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  • Thompson on Hollywood
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    CinemaCon: Paramount and Warner Bros. Pitch 'G.I. Joe,' 'Madagascar 3,' 'Rise of the Guardians,' 'Dark Shadows,' 'The Hobbit' at 48 FPS, and Two Cruise Starrers

    CinemaCon works on several tracks. The studios jet in their talent for dog & pony shows and clip reels, showing off their wares to the theater owners who will book them in the coming year. There was an audible gasp Tuesday when Johnny Depp sauntered across the Caesar's Palace Colosseum stage...

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  • Thompson on Hollywood
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    Van Sant's 'Promised Land' Begins Production with Damon, Krasinski, DeWitt, MacDormand, Holbrook & McNairy

    Gus Van Sant's "Promised Land," written by and starring Matt Damon and John Krasinski, begins production this week in Pennsylvania. Participant is co-producing with Focus Features, which holds worldwide rights; the film will be shopped at Cannes and is slated for release next winter.

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  • The Playlist
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    Review: 'Strange Fruit' A Solid, Fascinating Look At The Groundbreaking Failure Of The Beatles' Apple Records

    While Radiohead weren't the first band to break free of the coporate machine, and drop an album on their own terms, they were easily the most promiment. And while this was par for the course for underground artists and bands through the '80s and '90s who thrived within a specific independent framework (that was arguably co-opted by the mainstream post-Nirvana, but that's another discussion), but the release of In Rainbows opened the eyes of acts of similar stature, that they didn't need to rely on the expensive machinations, and iron clad contracts of a major record label to survive. And in fact, they could sell less records and earn more money to striking it on their own. Now, if a band isn't founding their own label, they at setting vanity shingles under corporate umbrellas at the very least, and taking a stronger say in how they conduct their careers. But all this might not have been possible were it not for The Beatles.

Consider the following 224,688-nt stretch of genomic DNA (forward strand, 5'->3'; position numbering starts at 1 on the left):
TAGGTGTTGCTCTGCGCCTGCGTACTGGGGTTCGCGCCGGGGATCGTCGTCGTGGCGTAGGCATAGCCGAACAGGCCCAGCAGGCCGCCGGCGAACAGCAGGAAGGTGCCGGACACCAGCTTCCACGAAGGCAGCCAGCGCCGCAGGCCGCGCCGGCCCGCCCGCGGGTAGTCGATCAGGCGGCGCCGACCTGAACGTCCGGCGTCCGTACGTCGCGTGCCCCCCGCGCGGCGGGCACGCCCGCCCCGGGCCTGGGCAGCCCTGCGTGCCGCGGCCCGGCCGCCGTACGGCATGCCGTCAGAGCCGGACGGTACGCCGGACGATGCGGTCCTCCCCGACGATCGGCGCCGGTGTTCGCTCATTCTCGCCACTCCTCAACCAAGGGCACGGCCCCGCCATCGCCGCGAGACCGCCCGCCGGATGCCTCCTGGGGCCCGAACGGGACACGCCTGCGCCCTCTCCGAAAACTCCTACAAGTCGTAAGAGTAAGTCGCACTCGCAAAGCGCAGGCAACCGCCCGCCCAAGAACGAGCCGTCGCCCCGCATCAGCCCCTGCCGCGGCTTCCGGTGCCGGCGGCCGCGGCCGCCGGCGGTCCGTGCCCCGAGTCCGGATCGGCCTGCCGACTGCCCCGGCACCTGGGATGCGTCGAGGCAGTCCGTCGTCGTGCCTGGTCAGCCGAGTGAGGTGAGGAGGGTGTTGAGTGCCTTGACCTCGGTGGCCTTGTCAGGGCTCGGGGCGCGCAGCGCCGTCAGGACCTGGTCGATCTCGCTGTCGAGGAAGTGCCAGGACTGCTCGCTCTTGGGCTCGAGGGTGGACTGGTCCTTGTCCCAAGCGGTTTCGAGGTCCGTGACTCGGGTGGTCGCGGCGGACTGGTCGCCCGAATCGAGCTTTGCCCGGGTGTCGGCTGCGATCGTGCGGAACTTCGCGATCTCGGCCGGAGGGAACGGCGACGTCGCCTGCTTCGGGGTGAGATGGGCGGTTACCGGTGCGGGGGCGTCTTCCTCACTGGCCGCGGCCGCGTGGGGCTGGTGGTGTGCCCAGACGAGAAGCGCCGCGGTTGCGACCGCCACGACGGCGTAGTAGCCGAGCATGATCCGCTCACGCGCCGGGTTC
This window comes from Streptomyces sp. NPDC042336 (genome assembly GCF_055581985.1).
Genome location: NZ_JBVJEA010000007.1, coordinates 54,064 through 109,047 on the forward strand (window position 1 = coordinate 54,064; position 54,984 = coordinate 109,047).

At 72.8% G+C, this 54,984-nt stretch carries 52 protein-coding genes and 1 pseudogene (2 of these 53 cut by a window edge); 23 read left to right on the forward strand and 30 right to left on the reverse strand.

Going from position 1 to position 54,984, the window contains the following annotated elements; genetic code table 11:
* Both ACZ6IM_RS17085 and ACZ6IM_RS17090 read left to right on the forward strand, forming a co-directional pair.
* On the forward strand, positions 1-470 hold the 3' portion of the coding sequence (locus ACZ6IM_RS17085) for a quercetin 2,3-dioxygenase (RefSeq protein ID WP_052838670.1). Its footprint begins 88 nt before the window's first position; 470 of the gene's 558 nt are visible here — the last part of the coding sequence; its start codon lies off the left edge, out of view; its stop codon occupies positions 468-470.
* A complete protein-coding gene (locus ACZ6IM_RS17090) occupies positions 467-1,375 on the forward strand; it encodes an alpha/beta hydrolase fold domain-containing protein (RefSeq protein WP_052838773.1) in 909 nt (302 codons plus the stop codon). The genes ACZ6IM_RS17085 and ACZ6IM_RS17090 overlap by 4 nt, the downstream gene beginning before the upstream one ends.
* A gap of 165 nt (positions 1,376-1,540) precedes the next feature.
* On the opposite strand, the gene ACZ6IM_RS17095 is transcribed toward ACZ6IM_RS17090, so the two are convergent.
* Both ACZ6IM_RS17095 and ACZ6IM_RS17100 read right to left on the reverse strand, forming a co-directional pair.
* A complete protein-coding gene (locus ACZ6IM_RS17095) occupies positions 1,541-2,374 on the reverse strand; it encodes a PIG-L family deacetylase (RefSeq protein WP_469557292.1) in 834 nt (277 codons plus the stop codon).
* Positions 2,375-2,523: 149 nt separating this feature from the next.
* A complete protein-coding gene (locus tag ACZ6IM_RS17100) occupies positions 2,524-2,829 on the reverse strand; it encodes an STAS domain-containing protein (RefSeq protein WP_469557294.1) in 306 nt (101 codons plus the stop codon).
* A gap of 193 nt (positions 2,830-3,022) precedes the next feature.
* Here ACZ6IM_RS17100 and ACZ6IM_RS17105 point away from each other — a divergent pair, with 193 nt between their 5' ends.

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  • Shadow and Act
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    Application Deadline Imminent For Firelight Media’s Producers’ Lab Mentorship Program

    Another opportunity worth taking full advantage of; if the idea of working with acclaimed, award-winning documentarian Stanley Nelson and his team of writers, editors, producers, fundraising specialists, etc, doesn't at all entice you, then, well, it's your loss! :)

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  • The Playlist
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    Tribeca Review: 'Replicas' Sadly Seems More Interested In Cheap Thrills Than The Haneke-Level Chills It Promises

    The Hughes family is one just barely clinging to hope after a terrible tragedy. Following the loss of their daughter, Mark (Josh Close), Mary (Selma Blair) and their preteen son Brandon attempt to heal together at their upstate vacation home, the air thick with tension. Mark has been working so hard that by the time he’s taken a break in the wake of their loss, Mary doesn’t even recognize him. And yet, they’re the ideal candidates for suffering in the moody, disquieting “Replicas.”